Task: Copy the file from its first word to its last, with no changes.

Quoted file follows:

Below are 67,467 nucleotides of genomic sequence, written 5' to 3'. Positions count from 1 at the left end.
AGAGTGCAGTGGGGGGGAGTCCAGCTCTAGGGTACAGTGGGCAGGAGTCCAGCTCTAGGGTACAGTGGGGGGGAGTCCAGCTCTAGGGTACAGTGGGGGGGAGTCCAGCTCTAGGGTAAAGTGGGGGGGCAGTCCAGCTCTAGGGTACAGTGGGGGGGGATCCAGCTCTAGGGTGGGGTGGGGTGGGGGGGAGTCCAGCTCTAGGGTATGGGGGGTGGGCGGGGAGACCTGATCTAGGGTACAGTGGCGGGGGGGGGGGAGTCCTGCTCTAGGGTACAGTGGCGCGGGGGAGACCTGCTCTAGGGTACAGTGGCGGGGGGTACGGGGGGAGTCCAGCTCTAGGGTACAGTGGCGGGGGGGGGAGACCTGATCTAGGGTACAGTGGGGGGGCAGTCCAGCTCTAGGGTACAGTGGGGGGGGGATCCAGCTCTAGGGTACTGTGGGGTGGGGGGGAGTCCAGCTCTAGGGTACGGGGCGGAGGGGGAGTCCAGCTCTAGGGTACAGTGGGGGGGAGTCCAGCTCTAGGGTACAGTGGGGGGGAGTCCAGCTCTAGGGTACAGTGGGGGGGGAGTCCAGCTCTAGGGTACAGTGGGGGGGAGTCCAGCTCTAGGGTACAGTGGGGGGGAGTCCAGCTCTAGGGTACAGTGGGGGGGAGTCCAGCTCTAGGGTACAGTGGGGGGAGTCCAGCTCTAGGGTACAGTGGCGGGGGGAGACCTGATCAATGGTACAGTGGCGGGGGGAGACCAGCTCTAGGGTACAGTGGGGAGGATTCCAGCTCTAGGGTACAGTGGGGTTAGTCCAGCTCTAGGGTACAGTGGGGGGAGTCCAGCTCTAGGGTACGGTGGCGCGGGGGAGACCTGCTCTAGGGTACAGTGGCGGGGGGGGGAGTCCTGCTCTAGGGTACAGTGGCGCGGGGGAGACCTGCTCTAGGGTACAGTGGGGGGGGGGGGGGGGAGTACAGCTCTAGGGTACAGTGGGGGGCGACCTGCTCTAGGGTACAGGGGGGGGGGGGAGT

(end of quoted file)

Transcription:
Below are 67,467 nucleotides of genomic sequence, written 5' to 3'. Positions count from 1 at the left end.
AGAGTGCAGTGGGGGGGAGTCCAGCTCTAGGGTACAGTGGGCAGGAGTCCAGCTCTAGGGTACAGTGGGGGGGAGTCCAGCTCTAGGGTACAGTGGGGGGGAGTCCAGCTCTAGGGTAAAGTGGGGGGGCAGTCCAGCTCTAGGGTACAGTGGGGGGGGATCCAGCTCTAGGGTGGGGTGGGGTGGGGGGGAGTCCAGCTCTAGGGTATGGGGGGTGGGCGGGGAGACCTGATCTAGGGTACAGTGGCGGGGGGGGGGGAGTCCTGCTCTAGGGTACAGTGGCGCGGGGGAGACCTGCTCTAGGGTACAGTGGCGGGGGGTACGGGGGGAGTCCAGCTCTAGGGTACAGTGGCGGGGGGGGGAGACCTGATCTAGGGTACAGTGGGGGGGCAGTCCAGCTCTAGGGTACAGTGGGGGGGGGATCCAGCTCTAGGGTACTGTGGGGTGGGGGGGAGTCCAGCTCTAGGGTACGGGGCGGAGGGGGAGTCCAGCTCTAGGGTACAGTGGGGGGGAGTCCAGCTCTAGGGTACAGTGGGGGGGAGTCCAGCTCTAGGGTACAGTGGGGGGGGAGTCCAGCTCTAGGGTACAGTGGGGGGGAGTCCAGCTCTAGGGTACAGTGGGGGGGAGTCCAGCTCTAGGGTACAGTGGGGGGGAGTCCAGCTCTAGGGTACAGTGGGGGGAGTCCAGCTCTAGGGTACAGTGGCGGGGGGAGACCTGATCAATGGTACAGTGGCGGGGGGAGACCAGCTCTAGGGTACAGTGGGGAGGATTCCAGCTCTAGGGTACAGTGGGGTTAGTCCAGCTCTAGGGTACAGTGGGGGGAGTCCAGCTCTAGGGTACGGTGGCGCGGGGGAGACCTGCTCTAGGGTACAGTGGCGGGGGGGGGAGTCCTGCTCTAGGGTACAGTGGCGCGGGGGAGACCTGCTCTAGGGTACAGTGGGGGGGGGGGGGGGGAGTACAGCTCTAGGGTACAGTGGGGGGCGACCTGCTCTAGGGTACAGGGGGGGGGGGGAGT